To this analysis by the Supreme Court should be added comments by Floyd J. of the English Chancery Court, Patents Division, in a recently decided case, June 30, 2008, Actavis UK Limited v. Janssen Pharmaceutica N.V.,  EWHC 1422 (Pat). He was applying the law established in Synthon, supra. He was considering an argument to the effect that the prior art must disclose something that, if carried out, must “inevitably result” in what is claimed in the patent at issue and, if there was any room for doubt, then there is no anticipation. Floyd J. rejected that argument, the Court, he held, is required to consider the evidence on the normal civil burden of “balance of probabilities” and not on a “quasi-criminal standard”. He wrote at paragraph 85:
85. Is that finding good enough for an inevitable result? The legal requirement is that this feature of the claim be the inevitable result of carrying out the prior teaching. Does that mean that if there is something other possibility, even a fairly remote one, that some other result would follow, I should conclude the result is not inevitable? Or am I concerned to establish what, on the balance of probabilities would in fact occur? In my judgment, it is the latter approach which is correct. The inevitable result test does not require proof of individual facts to a quasi-criminal standard. It may be impossible to establish the relevant technical facts to that standard. It is another matter if the evidence establishes that sometimes one result will follow and sometimes another, depending on what conditions are used. But there is nothing of that kind suggested here. It is simply a question of what occurs in fact.
 Adding to this point regard should be had to the recent decision of the Supreme Court of Canada in F.H. v. McDougall, 2008 SCC 53 where Rothstein J. for the Court stated at paragraph 40 that in civil proceedings there is only one standard of proof, the balance of probabilities. At paragraph 40, the Court says:
Like the House of Lords, I think it is time to say, once and for all in Canada, that there is only one civil standard of proof at common law and that is proof on a balance of probabilities. Of course, context is all important and a judge should not be unmindful, where appropriate, of inherent probabilities or improbabilities or the seriousness of the allegations or consequences. However, these considerations do not change the standard of proof. I am of the respectful opinion that the alternatives I have listed above should be rejected for the reasons that follow.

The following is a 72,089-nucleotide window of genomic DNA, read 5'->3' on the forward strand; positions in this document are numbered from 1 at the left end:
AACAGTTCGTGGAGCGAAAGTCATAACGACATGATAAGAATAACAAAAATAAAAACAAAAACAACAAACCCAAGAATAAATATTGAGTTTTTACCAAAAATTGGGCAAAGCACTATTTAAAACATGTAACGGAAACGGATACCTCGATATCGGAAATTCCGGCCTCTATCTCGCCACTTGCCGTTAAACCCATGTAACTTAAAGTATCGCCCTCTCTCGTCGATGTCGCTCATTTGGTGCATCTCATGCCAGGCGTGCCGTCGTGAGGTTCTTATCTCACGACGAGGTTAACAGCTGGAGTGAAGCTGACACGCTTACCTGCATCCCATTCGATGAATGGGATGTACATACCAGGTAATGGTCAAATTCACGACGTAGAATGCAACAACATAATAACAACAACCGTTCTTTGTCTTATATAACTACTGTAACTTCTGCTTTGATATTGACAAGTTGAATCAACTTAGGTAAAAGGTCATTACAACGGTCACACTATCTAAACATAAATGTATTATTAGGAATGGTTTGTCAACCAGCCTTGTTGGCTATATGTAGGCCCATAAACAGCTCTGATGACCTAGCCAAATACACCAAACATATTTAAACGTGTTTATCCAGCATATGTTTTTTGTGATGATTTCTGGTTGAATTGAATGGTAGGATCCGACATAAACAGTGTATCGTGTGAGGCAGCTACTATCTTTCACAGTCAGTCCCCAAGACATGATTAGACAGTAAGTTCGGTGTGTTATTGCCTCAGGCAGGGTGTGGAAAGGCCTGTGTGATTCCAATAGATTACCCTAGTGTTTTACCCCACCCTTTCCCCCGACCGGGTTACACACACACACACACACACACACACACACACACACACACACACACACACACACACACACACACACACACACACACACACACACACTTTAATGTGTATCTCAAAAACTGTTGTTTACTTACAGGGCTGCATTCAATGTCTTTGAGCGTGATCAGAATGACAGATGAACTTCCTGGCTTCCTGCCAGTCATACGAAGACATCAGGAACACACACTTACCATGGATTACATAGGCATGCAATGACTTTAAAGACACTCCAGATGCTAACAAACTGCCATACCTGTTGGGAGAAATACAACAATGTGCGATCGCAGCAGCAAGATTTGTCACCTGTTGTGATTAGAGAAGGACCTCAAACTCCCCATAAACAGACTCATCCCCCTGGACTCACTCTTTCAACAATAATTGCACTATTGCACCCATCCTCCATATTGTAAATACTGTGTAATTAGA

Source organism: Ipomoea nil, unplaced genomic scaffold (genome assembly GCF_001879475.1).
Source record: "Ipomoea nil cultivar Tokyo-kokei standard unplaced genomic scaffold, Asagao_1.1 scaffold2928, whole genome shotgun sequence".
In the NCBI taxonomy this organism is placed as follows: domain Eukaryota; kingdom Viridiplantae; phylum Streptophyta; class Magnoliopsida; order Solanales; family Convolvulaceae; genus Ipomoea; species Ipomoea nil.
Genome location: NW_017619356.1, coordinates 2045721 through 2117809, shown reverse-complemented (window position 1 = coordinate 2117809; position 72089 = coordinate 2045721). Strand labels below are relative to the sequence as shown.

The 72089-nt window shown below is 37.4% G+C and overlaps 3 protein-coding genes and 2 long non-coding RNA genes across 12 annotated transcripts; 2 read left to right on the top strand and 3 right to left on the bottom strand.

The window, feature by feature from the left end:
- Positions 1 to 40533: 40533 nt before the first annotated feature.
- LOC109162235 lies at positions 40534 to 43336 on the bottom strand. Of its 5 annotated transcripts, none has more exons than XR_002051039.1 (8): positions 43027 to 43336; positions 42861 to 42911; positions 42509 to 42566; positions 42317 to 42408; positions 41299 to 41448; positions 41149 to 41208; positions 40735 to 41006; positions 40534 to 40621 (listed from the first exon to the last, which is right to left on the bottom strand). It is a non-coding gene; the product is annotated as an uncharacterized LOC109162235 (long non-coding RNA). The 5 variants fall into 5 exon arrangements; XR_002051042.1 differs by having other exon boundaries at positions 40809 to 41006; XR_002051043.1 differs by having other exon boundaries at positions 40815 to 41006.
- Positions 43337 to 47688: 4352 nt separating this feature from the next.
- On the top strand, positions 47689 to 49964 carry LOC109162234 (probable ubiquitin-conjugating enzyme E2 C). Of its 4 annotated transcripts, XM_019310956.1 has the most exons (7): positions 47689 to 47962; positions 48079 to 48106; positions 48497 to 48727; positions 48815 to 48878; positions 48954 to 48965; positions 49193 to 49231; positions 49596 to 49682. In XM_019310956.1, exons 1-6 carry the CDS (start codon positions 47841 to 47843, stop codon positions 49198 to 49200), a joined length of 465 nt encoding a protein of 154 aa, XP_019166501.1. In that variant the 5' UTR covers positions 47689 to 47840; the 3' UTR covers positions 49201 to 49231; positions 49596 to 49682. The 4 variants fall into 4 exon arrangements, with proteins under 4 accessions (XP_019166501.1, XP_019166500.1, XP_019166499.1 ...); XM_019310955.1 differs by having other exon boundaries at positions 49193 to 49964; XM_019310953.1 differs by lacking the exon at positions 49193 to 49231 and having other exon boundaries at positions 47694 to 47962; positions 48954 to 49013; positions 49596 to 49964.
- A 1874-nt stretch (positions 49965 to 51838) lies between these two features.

A further legal consideration arises in cases such as the present. What is the situation where, in practicing the prior art a particular substance was present and doing what it always has done but that substance was not recognized as such or as doing that particular thing. As Floyd J. said at paragraph 99 of Actavis, supra:
99. In my judgement, merely explaining the mechanism which underlies a use already described in the prior art cannot, without more, give rise to novelty.
 It is useful in this regard to have regard to an earlier decision given by Lord Hoffman in the House of Lords in Merrell Dow Pharmaceuticals Inc. v. H.N. Norton & Co. Ltd.,  R.P.C. 76. The issue in that case was whether a claimed pharmaceutical had been previously disclosed by use. The previous use was by way of metabolism in the human body, that is, a related but different pharmaceutical composition was swallowed but, in the liver it changed to some extent. It was “metabolized” and became the chemical claimed in the patent at issue. Nobody had conducted an analysis however at any previous time as to what if anything was happening in the liver. The “metabolite” itself had not been previously identified. Lord Hoffman held that there was sufficient anticipation to invalidate the claimed invention. In doing so, he relied on a case in the European Patent Office which held that a patent claiming a process for making flavour concentrates from vegetable or animal substances by extraction with fat solvents under pressure in the presence of water was anticipated by old cookbook recipes for pressure cooking chicken or stews. Nobody knew that flavour concentrates were being extracted but it was being done, hence the claim was anticipated. As he said at page 90 lines 8 and 9 “if the recipe which inevitably produces the substance is part of the state of the art, so is the substance“. Later at the same page 90, at lines 49 to 52 he said: